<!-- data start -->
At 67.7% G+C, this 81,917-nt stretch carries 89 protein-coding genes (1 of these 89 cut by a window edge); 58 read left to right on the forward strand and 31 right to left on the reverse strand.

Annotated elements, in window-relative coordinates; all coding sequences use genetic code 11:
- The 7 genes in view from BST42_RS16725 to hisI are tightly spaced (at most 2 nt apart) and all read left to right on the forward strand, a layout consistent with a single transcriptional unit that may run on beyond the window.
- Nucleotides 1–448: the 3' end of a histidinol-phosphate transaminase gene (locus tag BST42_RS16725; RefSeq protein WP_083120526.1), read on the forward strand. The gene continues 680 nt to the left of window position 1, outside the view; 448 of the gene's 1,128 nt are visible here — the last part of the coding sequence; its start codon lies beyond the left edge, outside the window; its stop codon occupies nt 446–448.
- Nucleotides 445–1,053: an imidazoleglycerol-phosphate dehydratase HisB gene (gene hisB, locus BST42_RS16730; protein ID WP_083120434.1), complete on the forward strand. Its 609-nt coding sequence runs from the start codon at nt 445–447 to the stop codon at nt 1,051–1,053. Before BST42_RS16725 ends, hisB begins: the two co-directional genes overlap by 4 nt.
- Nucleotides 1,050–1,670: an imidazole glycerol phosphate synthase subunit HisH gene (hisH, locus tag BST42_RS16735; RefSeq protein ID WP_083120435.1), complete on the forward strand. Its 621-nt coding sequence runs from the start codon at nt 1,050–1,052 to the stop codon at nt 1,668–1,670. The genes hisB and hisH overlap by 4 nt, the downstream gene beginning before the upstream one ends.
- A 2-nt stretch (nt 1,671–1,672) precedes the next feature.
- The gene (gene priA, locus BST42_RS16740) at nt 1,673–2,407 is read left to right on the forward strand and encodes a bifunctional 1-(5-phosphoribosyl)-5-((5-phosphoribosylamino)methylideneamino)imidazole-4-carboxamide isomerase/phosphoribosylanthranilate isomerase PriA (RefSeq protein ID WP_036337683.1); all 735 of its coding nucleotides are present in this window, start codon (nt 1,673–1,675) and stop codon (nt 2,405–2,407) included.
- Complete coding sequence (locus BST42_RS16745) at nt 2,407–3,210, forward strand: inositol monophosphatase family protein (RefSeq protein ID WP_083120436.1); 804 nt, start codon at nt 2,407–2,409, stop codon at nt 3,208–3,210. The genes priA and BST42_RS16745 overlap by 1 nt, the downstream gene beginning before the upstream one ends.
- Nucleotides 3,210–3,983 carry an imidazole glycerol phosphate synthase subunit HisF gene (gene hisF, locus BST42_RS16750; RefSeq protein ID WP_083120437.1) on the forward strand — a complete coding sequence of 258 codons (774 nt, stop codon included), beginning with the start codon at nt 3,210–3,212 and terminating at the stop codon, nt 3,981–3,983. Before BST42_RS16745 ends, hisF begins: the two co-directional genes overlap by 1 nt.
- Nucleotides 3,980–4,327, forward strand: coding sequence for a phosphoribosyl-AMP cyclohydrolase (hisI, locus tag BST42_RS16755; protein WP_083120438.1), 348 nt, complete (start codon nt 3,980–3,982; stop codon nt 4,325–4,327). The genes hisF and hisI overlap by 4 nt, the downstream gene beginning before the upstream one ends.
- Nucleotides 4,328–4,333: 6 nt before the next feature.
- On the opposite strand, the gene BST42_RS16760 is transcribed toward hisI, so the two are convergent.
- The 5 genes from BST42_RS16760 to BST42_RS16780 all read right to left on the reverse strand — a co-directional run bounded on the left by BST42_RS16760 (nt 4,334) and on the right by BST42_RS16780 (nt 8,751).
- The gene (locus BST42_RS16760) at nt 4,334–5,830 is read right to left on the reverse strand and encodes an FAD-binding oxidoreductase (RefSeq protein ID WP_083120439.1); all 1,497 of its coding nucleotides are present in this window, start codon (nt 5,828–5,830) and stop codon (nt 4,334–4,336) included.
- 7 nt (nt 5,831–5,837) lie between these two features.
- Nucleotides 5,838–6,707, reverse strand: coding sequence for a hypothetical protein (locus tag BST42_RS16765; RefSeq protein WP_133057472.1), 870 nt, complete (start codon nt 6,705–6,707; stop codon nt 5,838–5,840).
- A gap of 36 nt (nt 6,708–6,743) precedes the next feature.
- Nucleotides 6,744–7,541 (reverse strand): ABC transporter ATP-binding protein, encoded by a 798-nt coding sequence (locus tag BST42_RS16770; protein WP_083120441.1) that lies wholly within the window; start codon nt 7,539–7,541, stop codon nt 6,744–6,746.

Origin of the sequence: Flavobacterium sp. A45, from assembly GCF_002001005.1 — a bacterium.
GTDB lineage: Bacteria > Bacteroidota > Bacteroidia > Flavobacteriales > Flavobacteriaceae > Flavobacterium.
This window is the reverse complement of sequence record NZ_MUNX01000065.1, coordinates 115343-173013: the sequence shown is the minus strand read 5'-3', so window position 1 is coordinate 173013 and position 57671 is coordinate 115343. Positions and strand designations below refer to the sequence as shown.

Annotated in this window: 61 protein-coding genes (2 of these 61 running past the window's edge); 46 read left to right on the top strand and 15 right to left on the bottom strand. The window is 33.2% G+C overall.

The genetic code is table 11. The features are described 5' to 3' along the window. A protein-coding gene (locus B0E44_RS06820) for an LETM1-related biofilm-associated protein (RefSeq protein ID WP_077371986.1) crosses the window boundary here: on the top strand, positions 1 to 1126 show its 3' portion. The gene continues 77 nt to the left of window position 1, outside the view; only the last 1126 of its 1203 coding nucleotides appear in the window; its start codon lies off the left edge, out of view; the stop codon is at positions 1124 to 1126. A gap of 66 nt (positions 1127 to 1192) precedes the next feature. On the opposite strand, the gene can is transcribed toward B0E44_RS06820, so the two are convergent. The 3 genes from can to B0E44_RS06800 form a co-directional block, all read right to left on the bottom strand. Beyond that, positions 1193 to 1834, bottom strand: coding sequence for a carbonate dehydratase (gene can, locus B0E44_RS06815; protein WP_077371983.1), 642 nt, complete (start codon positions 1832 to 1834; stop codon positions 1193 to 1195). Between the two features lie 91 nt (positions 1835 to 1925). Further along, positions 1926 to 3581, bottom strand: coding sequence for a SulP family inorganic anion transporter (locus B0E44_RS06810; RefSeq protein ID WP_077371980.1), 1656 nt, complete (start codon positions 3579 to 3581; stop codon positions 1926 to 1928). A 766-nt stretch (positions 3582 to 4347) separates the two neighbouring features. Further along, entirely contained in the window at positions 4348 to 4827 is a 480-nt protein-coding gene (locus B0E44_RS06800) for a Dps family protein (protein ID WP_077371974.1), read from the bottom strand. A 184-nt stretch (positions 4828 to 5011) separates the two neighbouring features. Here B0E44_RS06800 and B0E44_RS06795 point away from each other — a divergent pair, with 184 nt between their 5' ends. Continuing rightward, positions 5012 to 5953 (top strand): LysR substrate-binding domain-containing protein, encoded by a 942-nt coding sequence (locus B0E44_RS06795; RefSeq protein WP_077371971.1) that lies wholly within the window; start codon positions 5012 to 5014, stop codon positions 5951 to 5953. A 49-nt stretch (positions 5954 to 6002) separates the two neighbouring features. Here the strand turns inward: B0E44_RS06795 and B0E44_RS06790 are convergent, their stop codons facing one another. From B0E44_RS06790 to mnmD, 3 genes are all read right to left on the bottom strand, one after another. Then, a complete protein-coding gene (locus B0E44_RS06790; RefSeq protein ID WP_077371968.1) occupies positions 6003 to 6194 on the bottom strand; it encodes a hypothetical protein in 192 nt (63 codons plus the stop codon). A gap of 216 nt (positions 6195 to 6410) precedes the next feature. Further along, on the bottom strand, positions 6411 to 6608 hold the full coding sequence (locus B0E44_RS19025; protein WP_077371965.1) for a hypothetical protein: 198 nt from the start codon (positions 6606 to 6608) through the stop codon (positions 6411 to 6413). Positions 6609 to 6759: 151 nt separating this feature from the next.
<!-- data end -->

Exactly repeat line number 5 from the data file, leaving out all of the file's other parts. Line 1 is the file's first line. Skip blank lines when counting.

- Nucleotides 445–1,053: an imidazoleglycerol-phosphate dehydratase HisB gene (gene hisB, locus BST42_RS16730; protein ID WP_083120434.1), complete on the forward strand. Its 609-nt coding sequence runs from the start codon at nt 445–447 to the stop codon at nt 1,051–1,053. Before BST42_RS16725 ends, hisB begins: the two co-directional genes overlap by 4 nt.